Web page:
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Russia Jails Jehovah's Witness For Three Years Amid Intensifying Crackdown


For decades, the Jehovah's Witnesses have been viewed with suspicion in Russia, where the dominant Orthodox Church is championed by President Vladimir Putin.

ABINSK, Russia -- A court in southwestern Russia has handed a three-year prison term to a Jehovah's Witness amid an ongoing crackdown on the religious group that has been banned in Russia since 2017.

The Abinsk district court in the Krasnodar region sentenced Vasily Meleshko on August 12 after finding him guilty of taking part in the activities of an "extremist organization."

Meleshko admitted to being a Jehovah's Witness but rejected the charge.

Yaroslav Sivulsky of the European Association of Jehovah's Witnesses told RFE/RL that Meleshko and his wife had been members of the local parish for 30 years and that the authorities had never caused any problems for them before.

The United States has condemned Russia's ongoing crackdown on Jehovah's Witnesses and other peaceful religious minorities.

For decades, the Jehovah's Witnesses have been viewed with suspicion in Russia, where the dominant Orthodox Church is championed by President Vladimir Putin.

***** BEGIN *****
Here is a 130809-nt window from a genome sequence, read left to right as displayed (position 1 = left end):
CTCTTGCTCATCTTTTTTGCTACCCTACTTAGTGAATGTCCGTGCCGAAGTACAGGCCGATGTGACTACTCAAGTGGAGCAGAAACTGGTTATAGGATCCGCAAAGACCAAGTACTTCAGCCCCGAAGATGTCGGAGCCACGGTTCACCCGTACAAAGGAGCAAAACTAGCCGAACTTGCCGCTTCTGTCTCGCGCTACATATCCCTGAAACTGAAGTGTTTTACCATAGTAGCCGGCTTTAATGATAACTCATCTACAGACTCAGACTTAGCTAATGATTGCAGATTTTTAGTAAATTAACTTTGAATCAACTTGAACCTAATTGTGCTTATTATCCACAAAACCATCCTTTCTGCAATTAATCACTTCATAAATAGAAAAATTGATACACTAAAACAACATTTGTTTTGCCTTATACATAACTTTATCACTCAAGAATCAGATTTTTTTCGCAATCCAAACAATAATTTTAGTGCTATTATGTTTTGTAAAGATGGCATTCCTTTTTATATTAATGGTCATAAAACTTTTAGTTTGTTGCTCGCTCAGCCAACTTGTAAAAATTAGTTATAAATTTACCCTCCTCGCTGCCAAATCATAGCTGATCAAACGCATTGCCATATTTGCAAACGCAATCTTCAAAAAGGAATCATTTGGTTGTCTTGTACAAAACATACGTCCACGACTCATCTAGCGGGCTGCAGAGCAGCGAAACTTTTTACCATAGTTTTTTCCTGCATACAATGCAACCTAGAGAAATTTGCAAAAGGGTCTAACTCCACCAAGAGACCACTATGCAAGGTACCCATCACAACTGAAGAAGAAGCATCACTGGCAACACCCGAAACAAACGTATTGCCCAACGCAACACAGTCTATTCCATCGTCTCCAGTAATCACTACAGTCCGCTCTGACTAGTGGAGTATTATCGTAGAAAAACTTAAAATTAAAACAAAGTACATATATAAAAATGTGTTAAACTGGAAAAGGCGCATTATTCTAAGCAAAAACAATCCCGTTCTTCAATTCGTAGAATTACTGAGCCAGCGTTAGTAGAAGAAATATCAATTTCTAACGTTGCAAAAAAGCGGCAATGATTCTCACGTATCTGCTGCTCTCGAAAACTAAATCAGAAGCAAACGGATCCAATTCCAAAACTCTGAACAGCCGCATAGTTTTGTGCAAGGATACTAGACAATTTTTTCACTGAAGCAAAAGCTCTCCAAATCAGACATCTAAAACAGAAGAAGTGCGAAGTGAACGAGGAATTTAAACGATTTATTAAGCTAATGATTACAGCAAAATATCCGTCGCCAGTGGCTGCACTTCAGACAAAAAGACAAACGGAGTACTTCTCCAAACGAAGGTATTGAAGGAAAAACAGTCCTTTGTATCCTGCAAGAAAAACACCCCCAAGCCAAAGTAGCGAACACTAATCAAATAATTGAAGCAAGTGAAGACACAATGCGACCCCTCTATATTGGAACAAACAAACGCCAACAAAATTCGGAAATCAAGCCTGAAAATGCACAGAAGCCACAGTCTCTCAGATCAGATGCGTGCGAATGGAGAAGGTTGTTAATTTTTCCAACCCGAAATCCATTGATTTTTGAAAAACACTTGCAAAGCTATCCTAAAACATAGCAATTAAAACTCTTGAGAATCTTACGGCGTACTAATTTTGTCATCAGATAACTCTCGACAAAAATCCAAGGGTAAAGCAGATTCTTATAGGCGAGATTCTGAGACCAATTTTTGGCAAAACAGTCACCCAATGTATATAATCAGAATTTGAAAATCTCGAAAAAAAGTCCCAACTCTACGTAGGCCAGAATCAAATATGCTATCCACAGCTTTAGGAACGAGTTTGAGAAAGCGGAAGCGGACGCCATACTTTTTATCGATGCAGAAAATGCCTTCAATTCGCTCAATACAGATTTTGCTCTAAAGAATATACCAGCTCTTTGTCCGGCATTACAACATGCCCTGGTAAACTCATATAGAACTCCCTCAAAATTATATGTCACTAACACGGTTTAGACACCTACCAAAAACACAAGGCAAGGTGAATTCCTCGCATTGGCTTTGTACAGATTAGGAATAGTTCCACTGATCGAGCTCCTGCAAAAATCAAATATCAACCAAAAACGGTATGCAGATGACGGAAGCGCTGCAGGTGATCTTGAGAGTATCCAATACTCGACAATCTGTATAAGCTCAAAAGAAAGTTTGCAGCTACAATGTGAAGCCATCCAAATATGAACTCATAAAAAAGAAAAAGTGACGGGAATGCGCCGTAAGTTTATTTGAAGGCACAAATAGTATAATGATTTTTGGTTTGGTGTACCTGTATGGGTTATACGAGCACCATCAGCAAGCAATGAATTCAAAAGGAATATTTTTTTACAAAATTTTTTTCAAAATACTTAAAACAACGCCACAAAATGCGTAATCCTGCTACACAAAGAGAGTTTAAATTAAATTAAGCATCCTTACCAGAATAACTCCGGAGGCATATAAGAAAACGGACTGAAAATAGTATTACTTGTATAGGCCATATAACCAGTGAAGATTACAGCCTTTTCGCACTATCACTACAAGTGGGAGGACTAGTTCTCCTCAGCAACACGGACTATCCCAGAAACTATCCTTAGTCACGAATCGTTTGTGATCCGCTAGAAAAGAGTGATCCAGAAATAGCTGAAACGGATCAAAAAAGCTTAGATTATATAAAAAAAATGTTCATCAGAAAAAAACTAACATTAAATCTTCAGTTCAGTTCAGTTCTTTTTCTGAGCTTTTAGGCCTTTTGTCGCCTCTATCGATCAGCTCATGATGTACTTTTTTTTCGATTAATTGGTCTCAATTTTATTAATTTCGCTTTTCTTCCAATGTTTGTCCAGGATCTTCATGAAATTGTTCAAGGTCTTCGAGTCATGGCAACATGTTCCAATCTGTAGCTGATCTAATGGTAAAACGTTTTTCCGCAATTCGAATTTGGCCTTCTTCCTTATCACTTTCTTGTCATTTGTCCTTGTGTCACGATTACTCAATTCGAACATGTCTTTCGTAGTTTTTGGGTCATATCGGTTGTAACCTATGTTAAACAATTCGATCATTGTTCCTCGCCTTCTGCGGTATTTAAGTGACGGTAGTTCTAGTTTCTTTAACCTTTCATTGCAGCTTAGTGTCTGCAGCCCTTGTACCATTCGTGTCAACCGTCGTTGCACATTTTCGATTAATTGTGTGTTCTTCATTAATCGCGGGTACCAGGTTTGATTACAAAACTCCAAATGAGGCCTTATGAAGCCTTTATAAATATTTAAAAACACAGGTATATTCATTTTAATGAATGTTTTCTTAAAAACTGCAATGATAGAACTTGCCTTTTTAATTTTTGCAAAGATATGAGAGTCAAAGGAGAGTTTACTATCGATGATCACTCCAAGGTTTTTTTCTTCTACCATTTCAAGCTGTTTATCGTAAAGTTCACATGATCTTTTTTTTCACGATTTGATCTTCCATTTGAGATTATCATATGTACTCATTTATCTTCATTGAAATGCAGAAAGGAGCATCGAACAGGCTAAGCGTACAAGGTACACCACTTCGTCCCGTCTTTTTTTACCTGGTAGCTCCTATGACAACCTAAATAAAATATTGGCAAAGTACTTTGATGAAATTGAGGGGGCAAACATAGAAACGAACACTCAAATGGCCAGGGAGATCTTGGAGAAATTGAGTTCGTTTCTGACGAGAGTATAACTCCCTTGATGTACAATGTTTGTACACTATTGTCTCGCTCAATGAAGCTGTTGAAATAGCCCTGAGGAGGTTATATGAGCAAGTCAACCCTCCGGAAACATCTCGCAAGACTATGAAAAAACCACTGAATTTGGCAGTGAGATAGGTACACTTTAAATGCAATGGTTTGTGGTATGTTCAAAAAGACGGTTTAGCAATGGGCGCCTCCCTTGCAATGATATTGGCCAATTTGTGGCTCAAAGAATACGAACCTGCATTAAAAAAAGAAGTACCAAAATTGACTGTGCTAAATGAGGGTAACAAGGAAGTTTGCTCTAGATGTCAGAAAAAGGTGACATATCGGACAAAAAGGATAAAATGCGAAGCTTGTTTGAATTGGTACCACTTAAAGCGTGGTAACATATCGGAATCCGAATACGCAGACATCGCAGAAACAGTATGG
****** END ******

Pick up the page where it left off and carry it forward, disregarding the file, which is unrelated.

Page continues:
The Christian group is known for door-to-door preaching, close Bible study, rejection of military service, and refusal to mark national and religious holidays or birthdays.

Since the faith was outlawed, many Jehovah's Witnesses have been imprisoned in Russia and Crimea, which was seized by Moscow from Ukraine in 2014.

According to the group, dozens of Jehovah's Witnesses have either been convicted of extremism or have been held in pretrial detention.

The Moscow-based Memorial Human Rights Center has recognized dozens of Jehovah's Witnesses who've been charged with or convicted of extremism as political prisoners.

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